This open-label, single-center, noncomparator study was designed to evaluate the clinical outcomes of triamcinolone acetonide spray based on physician and patient assessments. A total of 42 patients were enrolled.
Patients were diagnosed and enrolled at the first visit (baseline), based on the following inclusion criteria:
• Men and women, 18 years of age and older and in good general health, as confirmed by a medical history
• Steroid-responsive dermatoses with target severity score between 2 and 5, as determined by the investigator
• Negative urine pregnancy test for women of childbearing potential
• Use of effective birth control by women of childbearing potential
• Patient understanding of study requirements, agreement to follow study instructions and return for required examinations
• Signed informed consent prior to study procedures.
Exclusion criteria were as follows:
• Age less than 18 years
• Women who were pregnant or nursing
• Known allergy to or contraindications to the study medication
• Use of topical corticosteroids or calcineuron inhibitor medication for dermatosis within one week of study start
• Oral corticosteroids or oral immunosuppressive agents within two weeks of study start
• Phototherapy within two weeks of study start
• Intramuscular injection of corticosteroids within four weeks of study start.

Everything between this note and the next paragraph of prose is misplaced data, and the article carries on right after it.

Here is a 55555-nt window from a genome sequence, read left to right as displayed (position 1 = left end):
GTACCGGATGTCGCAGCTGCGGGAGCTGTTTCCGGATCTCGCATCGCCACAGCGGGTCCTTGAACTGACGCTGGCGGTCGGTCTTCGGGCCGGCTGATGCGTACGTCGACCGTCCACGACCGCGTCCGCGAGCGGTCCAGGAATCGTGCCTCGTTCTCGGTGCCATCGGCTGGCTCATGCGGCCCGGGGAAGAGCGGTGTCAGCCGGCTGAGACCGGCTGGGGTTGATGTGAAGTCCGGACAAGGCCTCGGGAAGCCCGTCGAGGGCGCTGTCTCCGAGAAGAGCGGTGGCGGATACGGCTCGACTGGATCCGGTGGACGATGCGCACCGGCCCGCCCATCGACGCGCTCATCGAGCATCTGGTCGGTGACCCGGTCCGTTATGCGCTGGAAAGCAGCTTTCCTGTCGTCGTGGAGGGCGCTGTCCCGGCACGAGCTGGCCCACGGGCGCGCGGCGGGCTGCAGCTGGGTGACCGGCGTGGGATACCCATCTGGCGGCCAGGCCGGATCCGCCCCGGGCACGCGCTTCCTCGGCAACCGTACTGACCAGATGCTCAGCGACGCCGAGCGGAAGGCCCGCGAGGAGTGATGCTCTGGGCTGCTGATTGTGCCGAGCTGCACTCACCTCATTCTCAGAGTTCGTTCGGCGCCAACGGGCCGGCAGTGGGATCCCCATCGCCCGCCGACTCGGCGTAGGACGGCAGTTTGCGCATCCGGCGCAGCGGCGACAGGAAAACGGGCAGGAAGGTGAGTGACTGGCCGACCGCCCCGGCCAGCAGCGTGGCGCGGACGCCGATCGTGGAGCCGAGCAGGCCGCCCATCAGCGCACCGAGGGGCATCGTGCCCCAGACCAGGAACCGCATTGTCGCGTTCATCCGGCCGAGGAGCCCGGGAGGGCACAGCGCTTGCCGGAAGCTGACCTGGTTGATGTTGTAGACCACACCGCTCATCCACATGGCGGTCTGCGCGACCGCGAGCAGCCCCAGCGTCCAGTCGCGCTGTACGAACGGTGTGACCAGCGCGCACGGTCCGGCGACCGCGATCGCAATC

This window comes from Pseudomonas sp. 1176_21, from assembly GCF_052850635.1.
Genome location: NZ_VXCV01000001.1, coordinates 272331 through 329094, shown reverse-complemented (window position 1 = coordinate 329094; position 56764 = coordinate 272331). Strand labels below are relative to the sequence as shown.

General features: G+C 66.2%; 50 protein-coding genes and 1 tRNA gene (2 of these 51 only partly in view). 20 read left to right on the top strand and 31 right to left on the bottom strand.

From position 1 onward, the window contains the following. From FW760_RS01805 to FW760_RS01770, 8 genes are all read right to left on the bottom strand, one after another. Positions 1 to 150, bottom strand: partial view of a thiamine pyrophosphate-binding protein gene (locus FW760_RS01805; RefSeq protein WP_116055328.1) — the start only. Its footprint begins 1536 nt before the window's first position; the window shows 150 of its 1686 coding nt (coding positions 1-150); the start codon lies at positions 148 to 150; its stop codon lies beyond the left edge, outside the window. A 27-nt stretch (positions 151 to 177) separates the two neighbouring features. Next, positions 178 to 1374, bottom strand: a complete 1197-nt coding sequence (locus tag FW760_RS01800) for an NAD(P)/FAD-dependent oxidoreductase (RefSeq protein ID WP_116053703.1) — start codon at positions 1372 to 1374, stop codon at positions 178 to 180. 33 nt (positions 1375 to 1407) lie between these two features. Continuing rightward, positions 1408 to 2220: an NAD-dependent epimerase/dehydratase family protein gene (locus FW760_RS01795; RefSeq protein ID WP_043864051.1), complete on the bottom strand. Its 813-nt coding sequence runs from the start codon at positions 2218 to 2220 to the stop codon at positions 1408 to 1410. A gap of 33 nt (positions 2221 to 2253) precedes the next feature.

Study medication and administration. Patients were given one unit of the study medication (Kenalog® Spray 63g) and instructions for its application and use at the baseline visit. Additional units were distributed at the discretion of the investigator.
The amount of medication applied was based on the percentage of body surface area to be treated (e.g., a 2-second application of triamcinolone acetonide spray is sufficient to cover the hand). Triamcinolone acetonide spray was applied 1 to 4 times daily as per the investigator’s instructions. Most patients were instructed to apply the medication 1 or 2 times daily. When appropriate, patients were told to use the optional nozzle.
Patients were examined every seven days for 28 days and evaluated for improvement in their conditions based on an Investigator and Patient Global Assessment Scale and Physician Assessment Improvement Score. Patient satisfaction with treatment was assessed using a questionnaire completed at the end of treatment or at four weeks, whichever occurred first.